Much about this production of “American Buffalo” boded well. There was elegant symmetry in David Mamet’s most Beckettian play (it’s really “Waiting for Godot” as a heist story) being staged at the Gate, the Irish theater most associated with Beckett. The play’s central critique, of the corrosive power of capitalist values, resonates deeply in contemporary Ireland, bloated and self-satisfied after 15 years of non-stop economic boom. Add in New York-based director Mark Brokaw, who has fared well with American plays previously at the Gate and star Aidan Gillen (“The Wire”), who seems to the twitchy manner born to play Teach, and you had a sexy-sounding package indeed.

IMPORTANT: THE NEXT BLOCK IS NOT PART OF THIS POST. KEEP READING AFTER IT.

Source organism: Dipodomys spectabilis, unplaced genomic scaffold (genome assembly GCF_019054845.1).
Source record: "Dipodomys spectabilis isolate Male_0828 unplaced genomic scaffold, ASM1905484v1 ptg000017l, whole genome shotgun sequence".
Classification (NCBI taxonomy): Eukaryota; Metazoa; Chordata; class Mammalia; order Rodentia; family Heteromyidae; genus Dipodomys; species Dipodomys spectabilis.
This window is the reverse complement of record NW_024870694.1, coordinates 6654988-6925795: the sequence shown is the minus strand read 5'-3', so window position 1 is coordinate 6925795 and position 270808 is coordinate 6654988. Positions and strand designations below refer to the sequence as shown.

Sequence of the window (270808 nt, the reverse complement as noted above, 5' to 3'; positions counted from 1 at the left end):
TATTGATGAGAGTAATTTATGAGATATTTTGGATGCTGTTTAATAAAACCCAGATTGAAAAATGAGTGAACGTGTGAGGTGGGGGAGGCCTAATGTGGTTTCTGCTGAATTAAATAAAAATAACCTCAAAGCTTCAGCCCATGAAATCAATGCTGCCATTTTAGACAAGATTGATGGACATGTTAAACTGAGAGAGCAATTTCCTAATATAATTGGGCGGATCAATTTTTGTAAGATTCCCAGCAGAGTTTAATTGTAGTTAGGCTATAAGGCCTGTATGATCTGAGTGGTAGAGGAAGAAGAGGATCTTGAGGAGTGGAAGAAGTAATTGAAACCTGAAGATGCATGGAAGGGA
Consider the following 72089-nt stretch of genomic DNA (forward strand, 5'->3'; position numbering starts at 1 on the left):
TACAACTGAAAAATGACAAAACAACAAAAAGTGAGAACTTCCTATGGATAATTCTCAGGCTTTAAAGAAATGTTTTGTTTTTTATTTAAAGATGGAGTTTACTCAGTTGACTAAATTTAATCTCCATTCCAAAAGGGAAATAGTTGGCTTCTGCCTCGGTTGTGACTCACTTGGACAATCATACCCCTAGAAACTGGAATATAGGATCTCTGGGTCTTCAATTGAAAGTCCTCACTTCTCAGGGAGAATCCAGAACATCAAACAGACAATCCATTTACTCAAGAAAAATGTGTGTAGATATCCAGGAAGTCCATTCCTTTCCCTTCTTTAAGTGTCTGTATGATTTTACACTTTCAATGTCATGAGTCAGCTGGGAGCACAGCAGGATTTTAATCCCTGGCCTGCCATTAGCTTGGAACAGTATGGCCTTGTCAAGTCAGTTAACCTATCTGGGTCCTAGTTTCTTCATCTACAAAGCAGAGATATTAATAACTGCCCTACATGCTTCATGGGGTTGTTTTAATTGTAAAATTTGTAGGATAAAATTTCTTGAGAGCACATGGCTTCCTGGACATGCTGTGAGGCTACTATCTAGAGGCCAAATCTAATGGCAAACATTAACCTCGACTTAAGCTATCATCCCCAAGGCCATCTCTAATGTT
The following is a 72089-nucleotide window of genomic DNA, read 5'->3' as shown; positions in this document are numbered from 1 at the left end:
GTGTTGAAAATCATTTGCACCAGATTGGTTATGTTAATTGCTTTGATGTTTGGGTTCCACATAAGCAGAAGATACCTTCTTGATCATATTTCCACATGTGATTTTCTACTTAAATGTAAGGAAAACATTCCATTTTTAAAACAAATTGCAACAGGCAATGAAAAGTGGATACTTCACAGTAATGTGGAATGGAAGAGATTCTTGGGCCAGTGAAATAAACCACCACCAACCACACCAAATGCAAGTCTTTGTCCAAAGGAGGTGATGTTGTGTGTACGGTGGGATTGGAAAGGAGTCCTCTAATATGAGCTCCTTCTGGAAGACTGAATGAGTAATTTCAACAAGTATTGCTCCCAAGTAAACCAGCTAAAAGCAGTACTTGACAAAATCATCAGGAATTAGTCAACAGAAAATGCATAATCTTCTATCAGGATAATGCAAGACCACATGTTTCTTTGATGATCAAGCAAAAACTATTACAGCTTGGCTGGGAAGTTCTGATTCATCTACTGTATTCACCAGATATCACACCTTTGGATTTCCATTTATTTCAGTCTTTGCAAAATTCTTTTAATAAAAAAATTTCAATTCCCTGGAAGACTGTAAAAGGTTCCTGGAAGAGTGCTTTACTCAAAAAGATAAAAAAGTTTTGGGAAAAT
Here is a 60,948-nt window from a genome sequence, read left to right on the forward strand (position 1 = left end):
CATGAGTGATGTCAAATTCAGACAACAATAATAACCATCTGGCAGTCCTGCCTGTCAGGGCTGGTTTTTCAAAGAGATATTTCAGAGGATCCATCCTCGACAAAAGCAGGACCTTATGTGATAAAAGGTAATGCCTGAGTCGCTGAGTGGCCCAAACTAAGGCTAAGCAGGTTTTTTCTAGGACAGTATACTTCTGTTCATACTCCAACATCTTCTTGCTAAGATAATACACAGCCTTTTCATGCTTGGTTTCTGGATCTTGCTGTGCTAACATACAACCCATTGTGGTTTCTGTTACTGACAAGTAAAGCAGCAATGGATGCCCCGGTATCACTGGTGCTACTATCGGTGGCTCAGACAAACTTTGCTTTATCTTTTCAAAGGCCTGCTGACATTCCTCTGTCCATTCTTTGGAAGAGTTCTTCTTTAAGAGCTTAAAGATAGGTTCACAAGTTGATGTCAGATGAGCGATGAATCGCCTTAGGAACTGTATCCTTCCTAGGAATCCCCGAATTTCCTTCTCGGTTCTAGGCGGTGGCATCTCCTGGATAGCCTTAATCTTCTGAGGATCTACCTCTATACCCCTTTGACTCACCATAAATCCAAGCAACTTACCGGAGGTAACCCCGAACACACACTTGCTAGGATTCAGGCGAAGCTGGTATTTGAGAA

Gillen, too, is squarely in bravura territory — perhaps too squarely. His performance is so self-conscious of its own hyped-up allure that it seems practically postmodern: We’re watching Gillen watch himself play the Teach of a lifetime. This comes across in the archness of some line readings, the way he frequently holds the moment after he finishes speaking, and the ironic way he seems to regard the other characters. But then again, it’s hard to imagine how any actor could not perform the play’s dialogue as ironic in this day and age. Back in 1975, this extraordinary theatrical poetry helped start a revolution in the understanding and execution of onstage speech. Thirty-two years later, Mamet-speak is a commonplace not just of the theater world but of the culture at large. His speeches now sound almost like imitations of themselves. So how does a director make this material new again? It may be a search for innovation that explains Brokaw’s choice to play the action at a relatively slow pace, but this does the material no favors. Famously (and Beckett-like), this is a play in which nothing much happens: The men talk obsessively about robbing a coin back from “the guy” who bought it from Don for $90, but never actually undertake the crime. This inaction, and the impotence it suggests, is one of Mamet’s central points, but one that becomes somewhat lost here in the slowness of the exchanges. That being said, the actors plumb extraordinary depths in the language: a simple exchange (Don: “Things aren’t always what they seem to be.” Bob: “I know.”) somehow becomes a laugh line, McGinley and Gillen’s euphemistic use of “business” and “stuff” is filled with the right combination of bluff and menace, and Gleeson fits a volume of meanings into every repetition of Bob’s simple “I came here” in the final scene.